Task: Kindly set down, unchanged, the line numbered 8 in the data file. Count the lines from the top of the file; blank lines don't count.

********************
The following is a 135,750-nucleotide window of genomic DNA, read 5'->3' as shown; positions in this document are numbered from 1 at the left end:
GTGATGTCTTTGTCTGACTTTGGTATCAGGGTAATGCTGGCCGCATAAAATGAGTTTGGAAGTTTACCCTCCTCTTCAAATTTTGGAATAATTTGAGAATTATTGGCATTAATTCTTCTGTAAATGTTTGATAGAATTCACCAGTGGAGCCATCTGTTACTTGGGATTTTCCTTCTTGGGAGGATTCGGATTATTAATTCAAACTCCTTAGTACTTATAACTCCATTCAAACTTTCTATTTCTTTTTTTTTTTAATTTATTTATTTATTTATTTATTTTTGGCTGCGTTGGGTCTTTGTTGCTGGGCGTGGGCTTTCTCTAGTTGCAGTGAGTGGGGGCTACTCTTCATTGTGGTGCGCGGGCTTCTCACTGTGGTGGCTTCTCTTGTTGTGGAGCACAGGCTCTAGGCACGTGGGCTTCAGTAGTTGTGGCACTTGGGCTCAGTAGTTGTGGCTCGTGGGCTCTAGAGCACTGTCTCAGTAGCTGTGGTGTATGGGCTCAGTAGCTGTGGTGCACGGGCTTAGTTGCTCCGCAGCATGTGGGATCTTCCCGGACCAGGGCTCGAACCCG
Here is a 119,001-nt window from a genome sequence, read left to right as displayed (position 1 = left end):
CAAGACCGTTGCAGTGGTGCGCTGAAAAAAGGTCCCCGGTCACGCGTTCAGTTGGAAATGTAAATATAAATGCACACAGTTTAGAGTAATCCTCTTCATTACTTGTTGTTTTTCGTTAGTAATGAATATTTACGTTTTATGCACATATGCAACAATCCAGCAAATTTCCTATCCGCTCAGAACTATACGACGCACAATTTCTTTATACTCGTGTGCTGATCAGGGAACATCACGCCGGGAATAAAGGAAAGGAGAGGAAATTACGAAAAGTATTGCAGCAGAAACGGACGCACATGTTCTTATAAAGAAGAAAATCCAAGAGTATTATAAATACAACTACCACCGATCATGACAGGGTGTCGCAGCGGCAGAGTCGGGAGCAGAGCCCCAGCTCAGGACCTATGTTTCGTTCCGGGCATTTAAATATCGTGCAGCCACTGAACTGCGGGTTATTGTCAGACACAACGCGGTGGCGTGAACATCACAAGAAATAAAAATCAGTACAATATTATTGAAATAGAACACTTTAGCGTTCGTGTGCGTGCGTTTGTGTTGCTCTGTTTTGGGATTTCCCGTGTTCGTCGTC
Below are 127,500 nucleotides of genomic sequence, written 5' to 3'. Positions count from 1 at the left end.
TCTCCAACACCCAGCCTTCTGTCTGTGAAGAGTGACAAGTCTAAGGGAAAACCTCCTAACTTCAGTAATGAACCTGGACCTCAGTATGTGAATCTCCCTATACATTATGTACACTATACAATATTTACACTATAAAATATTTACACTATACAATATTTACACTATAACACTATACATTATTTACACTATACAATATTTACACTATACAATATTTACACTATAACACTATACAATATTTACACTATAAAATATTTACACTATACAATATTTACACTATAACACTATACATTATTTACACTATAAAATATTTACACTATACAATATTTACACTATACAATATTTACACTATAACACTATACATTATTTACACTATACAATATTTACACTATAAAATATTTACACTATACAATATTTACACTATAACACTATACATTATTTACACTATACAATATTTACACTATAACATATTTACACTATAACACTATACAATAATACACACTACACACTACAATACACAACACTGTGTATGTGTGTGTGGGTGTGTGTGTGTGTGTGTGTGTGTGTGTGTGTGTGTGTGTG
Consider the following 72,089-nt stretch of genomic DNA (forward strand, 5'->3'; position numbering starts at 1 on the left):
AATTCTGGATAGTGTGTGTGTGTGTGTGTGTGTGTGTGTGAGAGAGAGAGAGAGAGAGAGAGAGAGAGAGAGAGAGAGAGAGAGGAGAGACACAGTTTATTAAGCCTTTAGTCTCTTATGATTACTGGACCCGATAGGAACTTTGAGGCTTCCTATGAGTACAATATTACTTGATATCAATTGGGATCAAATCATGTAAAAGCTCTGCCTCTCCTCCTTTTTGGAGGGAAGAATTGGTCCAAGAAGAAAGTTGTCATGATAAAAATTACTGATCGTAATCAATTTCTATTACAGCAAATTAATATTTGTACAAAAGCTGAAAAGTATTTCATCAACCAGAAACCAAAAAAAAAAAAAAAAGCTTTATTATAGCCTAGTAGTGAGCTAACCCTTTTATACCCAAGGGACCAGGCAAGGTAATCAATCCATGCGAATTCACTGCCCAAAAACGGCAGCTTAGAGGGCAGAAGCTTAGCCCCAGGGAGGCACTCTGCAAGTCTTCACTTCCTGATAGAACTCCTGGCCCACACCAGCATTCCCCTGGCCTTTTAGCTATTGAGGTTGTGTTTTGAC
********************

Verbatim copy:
AATTCTGGATAGTGTGTGTGTGTGTGTGTGTGTGTGTGTGAGAGAGAGAGAGAGAGAGAGAGAGAGAGAGAGAGAGAGAGAGAGGAGAGACACAGTTTATTAAGCCTTTAGTCTCTTATGATTACTGGACCCGATAGGAACTTTGAGGCTTCCTATGAGTACAATATTACTTGATATCAATTGGGATCAAATCATGTAAAAGCTCTGCCTCTCCTCCTTTTTGGAGGGAAGAATTGGTCCAAGAAGAAAGTTGTCATGATAAAAATTACTGATCGTAATCAATTTCTATTACAGCAAATTAATATTTGTACAAAAGCTGAAAAGTATTTCATCAACCAGAAACCAAAAAAAAAAAAAAAAGCTTTATTATAGCCTAGTAGTGAGCTAACCCTTTTATACCCAAGGGACCAGGCAAGGTAATCAATCCATGCGAATTCACTGCCCAAAAACGGCAGCTTAGAGGGCAGAAGCTTAGCCCCAGGGAGGCACTCTGCAAGTCTTCACTTCCTGATAGAACTCCTGGCCCACACCAGCATTCCCCTGGCCTTTTAGCTATTGAGGTTGTGTTTTGAC